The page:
Started with Agile in the Enterprise
Changing any process in an enterprise is never an easy task and moving
from a traditional to agile delivery model is no exception. Adopting
agile requires a great deal of effort that can take several years
because you must change organizational culture, beliefs, governance, HR
policies, titles, funding and more. Neither a unilateral nor a
haphazard implementation will work in the long run.
team tries to adopt an Agile development approach unilaterally within
the enterprise, you may make things somewhat better, but you will not
realize the full benefits or potential and the team may end up very
frustrated and dissatisfied with the outcome. It is also likely that
your agile adoption will not "stick" as people will return to their old behaviors over time. Therefore, moving to agile must be a combination of a "top-down" and "bottom-up"
initiative. There is certainly a trend in many organizations to adopt
agile on a small scale within departmental silos. However, this often
results in a very costly infrastructure with disconnected teams, tools,
infrastructure and lack of a measurement system to ensure that the
organization is continually improving.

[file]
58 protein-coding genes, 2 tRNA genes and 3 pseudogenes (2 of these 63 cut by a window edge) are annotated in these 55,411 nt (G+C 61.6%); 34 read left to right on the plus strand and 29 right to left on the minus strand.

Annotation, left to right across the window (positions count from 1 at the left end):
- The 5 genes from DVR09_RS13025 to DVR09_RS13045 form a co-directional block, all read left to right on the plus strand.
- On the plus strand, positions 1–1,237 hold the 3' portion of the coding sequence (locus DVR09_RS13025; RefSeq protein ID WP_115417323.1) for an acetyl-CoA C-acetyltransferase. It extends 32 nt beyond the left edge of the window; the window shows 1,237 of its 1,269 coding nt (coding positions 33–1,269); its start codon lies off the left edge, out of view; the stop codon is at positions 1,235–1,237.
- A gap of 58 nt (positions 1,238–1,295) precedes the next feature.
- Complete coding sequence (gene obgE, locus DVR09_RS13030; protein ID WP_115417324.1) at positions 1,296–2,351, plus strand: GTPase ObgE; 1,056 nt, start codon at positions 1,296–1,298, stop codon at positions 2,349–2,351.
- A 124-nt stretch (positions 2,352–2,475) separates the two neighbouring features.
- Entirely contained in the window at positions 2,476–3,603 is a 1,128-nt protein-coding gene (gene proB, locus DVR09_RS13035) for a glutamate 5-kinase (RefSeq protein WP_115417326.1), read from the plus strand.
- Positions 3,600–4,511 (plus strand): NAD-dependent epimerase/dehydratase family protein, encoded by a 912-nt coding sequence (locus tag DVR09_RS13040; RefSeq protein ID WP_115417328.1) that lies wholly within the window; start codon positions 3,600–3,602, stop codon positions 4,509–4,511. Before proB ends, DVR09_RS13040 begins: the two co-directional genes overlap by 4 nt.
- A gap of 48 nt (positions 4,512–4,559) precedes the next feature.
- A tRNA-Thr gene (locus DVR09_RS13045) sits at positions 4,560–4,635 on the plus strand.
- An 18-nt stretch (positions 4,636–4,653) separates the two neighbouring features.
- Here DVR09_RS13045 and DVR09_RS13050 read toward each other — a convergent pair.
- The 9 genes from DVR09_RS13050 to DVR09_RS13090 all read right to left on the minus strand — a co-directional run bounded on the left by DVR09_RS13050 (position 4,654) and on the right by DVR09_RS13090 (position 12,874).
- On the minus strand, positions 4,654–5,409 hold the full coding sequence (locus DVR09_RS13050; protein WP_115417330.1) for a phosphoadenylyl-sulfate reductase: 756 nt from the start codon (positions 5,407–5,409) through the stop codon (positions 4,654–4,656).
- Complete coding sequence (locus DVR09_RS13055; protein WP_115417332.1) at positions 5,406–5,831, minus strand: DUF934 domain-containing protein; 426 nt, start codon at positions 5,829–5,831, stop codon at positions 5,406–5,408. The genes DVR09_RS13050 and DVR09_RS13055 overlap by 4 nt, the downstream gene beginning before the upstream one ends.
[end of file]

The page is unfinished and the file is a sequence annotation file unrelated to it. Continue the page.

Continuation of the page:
Who within an enterprise handles the planning and implementation of Agile adoption?
responsibility for planning and adopting agile within a large
organization varies greatly. However, a common pattern has emerged where
it is an individual or group that has true responsibility for managing
organizational change. Sometimes, it's the CIO, CTO, PMO or Senior
Executive in Engineering or Research and Development. The bottom line
is that organizational change rarely occurs without management support.
Where within the company should the Agile adoption be driven?
depends on the type of business and its organizational structure,
however, it usually needs to occur from within a Technology Department
(e.g. R&D, Engineering) for better or worse, because the
majority of the change needs to happen within their group. The paradox
is that the business must be a key player in the agile adoption and has
the most to win or lose, but they often lack the technical knowledge
and/or change management expertise to drive this change within the